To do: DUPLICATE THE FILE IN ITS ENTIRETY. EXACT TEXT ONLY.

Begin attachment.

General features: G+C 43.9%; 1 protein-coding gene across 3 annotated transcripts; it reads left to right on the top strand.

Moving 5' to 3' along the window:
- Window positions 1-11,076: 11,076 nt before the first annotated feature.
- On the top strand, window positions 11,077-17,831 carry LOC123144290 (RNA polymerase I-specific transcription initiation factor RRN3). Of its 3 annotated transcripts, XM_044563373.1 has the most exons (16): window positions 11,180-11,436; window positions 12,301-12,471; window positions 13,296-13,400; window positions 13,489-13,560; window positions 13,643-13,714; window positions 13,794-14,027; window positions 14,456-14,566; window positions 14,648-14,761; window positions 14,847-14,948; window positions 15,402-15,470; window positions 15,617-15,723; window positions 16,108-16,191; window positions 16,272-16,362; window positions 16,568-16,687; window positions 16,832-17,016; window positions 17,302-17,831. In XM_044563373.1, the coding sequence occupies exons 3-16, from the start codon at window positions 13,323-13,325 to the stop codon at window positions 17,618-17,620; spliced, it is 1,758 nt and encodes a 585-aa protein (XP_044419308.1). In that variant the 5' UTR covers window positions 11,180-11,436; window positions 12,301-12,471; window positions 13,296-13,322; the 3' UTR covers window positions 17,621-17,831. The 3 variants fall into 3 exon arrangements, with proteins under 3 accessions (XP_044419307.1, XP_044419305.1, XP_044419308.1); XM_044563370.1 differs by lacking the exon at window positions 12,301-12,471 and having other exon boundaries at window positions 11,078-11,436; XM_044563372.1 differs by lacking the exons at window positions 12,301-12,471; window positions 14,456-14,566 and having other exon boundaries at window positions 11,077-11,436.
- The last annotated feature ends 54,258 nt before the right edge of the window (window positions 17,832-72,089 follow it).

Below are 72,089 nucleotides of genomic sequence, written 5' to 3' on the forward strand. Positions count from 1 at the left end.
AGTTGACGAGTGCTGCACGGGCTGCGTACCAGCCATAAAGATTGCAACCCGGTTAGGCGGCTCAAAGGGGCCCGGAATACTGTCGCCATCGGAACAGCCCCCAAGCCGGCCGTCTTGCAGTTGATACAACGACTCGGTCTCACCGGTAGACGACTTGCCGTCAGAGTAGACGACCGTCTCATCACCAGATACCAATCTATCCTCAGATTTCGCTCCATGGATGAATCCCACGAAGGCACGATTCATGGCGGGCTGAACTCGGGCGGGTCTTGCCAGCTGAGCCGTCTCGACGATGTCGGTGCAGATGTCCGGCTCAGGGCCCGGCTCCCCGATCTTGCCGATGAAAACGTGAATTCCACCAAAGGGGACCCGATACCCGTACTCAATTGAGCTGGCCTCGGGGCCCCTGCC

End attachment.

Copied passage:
General features: G+C 43.9%; 1 protein-coding gene across 3 annotated transcripts; it reads left to right on the top strand.

Moving 5' to 3' along the window:
- Window positions 1-11,076: 11,076 nt before the first annotated feature.
- On the top strand, window positions 11,077-17,831 carry LOC123144290 (RNA polymerase I-specific transcription initiation factor RRN3). Of its 3 annotated transcripts, XM_044563373.1 has the most exons (16): window positions 11,180-11,436; window positions 12,301-12,471; window positions 13,296-13,400; window positions 13,489-13,560; window positions 13,643-13,714; window positions 13,794-14,027; window positions 14,456-14,566; window positions 14,648-14,761; window positions 14,847-14,948; window positions 15,402-15,470; window positions 15,617-15,723; window positions 16,108-16,191; window positions 16,272-16,362; window positions 16,568-16,687; window positions 16,832-17,016; window positions 17,302-17,831. In XM_044563373.1, the coding sequence occupies exons 3-16, from the start codon at window positions 13,323-13,325 to the stop codon at window positions 17,618-17,620; spliced, it is 1,758 nt and encodes a 585-aa protein (XP_044419308.1). In that variant the 5' UTR covers window positions 11,180-11,436; window positions 12,301-12,471; window positions 13,296-13,322; the 3' UTR covers window positions 17,621-17,831. The 3 variants fall into 3 exon arrangements, with proteins under 3 accessions (XP_044419307.1, XP_044419305.1, XP_044419308.1); XM_044563370.1 differs by lacking the exon at window positions 12,301-12,471 and having other exon boundaries at window positions 11,078-11,436; XM_044563372.1 differs by lacking the exons at window positions 12,301-12,471; window positions 14,456-14,566 and having other exon boundaries at window positions 11,077-11,436.
- The last annotated feature ends 54,258 nt before the right edge of the window (window positions 17,832-72,089 follow it).

Below are 72,089 nucleotides of genomic sequence, written 5' to 3' on the forward strand. Positions count from 1 at the left end.
AGTTGACGAGTGCTGCACGGGCTGCGTACCAGCCATAAAGATTGCAACCCGGTTAGGCGGCTCAAAGGGGCCCGGAATACTGTCGCCATCGGAACAGCCCCCAAGCCGGCCGTCTTGCAGTTGATACAACGACTCGGTCTCACCGGTAGACGACTTGCCGTCAGAGTAGACGACCGTCTCATCACCAGATACCAATCTATCCTCAGATTTCGCTCCATGGATGAATCCCACGAAGGCACGATTCATGGCGGGCTGAACTCGGGCGGGTCTTGCCAGCTGAGCCGTCTCGACGATGTCGGTGCAGATGTCCGGCTCAGGGCCCGGCTCCCCGATCTTGCCGATGAAAACGTGAATTCCACCAAAGGGGACCCGATACCCGTACTCAATTGAGCTGGCCTCGGGGCCCCTGCC